Why do counselor rates differ and what do all these titles mean?!
We know all the titles can be confusing. It took us some time to memorize them in school! Counselor’s rates are based on education level, certification and experience, which all take time and money to obtain. Let’s break it down:
Master of Education (M.Ed.) and Master of Science (M.S.): These degrees take 2-3 years as a full time student to complete including 700-750 hours of counseling work and lots of classes!
*M.Ed.- We know the “education” part in Master of Education can be a little misleading. Many Mental Health Counseling programs are considered part of the education department at colleges, because our profession blossomed out of the school counseling field. That is why it is called a Masters of Education.
Licensed Professional Counselor-Mental Health Service Provider (LPC-MHSP): The counselor has finally made it…..whew. This means that the counselor has completed 3,000 hours of supervised counseling work, passed licensure examinations, and can now practice unsupervised. This takes about 2 years to complete after completing graduate school. All of our “Master’s Level” counselors are working on obtaining their licenses and carefully counting those hours! Only our LPC-MHSP clinician can help you to file for out of-network insurance benefits (confusing we know).
Doctorate of Psychology (Psy.D.):This degree takes about 4 years as a full time student to complete including a minimum of 1500 hours of counseling work, completion of a large research project (dissertation), and lots of classes!
Licensed Psychologist-Health Service Provider (HSP): This therapist has completed a doctoral degree, 3,000 hours of supervised counseling work, passed licensure examinations, and can now practice unsupervised. This takes about 2 years to complete after completing graduate school. This clinician can help you to file for out of-network insurance benefits.
Temporary Licensed Professional Counselor-Mental Health Service Provider (LPC-MHSP Temp): This means that the counselor is working towards their license and has already done some of the leg work for licensure. This title is not required if you are working toward licensure, but it streamlines the process and forms a professional relationship with the licensure board before even obtaining the license. It tells the licensure board “Look out for me! Here I come!”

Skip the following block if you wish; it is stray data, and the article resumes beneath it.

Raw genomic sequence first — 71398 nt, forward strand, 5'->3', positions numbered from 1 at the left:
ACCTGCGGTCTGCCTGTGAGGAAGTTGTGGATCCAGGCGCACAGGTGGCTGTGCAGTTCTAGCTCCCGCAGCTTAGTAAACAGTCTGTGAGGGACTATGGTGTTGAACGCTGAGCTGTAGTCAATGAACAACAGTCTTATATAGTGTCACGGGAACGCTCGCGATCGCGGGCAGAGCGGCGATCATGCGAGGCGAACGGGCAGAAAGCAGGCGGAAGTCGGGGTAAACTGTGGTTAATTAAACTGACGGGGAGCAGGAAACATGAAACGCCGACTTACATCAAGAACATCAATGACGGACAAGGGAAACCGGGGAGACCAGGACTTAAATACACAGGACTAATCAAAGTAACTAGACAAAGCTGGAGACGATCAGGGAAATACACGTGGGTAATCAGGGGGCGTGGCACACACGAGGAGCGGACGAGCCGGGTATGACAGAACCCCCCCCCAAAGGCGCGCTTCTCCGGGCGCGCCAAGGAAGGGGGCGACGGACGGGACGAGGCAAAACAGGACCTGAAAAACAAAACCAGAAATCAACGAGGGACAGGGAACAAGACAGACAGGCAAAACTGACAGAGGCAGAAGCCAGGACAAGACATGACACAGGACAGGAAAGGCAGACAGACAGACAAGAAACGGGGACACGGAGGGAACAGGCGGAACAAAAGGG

Licensed Alcohol and Drug Abuse Counselor (LADAC): This is a person who specializes in helping people with substance abuse issues.
Interns: Our interns are doing those clinical hours we talked about above. To obtain their Master’s degree, they must complete 700-750 clinical hours in their last year of their degree. They are under Mary Ann and Natalie’s supervision who are both licensed.
National Certified Counselor (NCC): This means the counselor has passed the National Certification Examination and has a professional affiliation with the National Board for Certified Counselors.
Certifications (ex. EMDR, IFS, Play Therapy, etc.): These are extra trainings that counselor’s complete to gain more expertise in an area. They take time and money, but they make us better counselors!
Note: Why are counselors called therapists or psychotherapists? “Therapist “or “Psychotherapist” are broad terms that just mean you provide mental health services, but you do not prescribe medicine.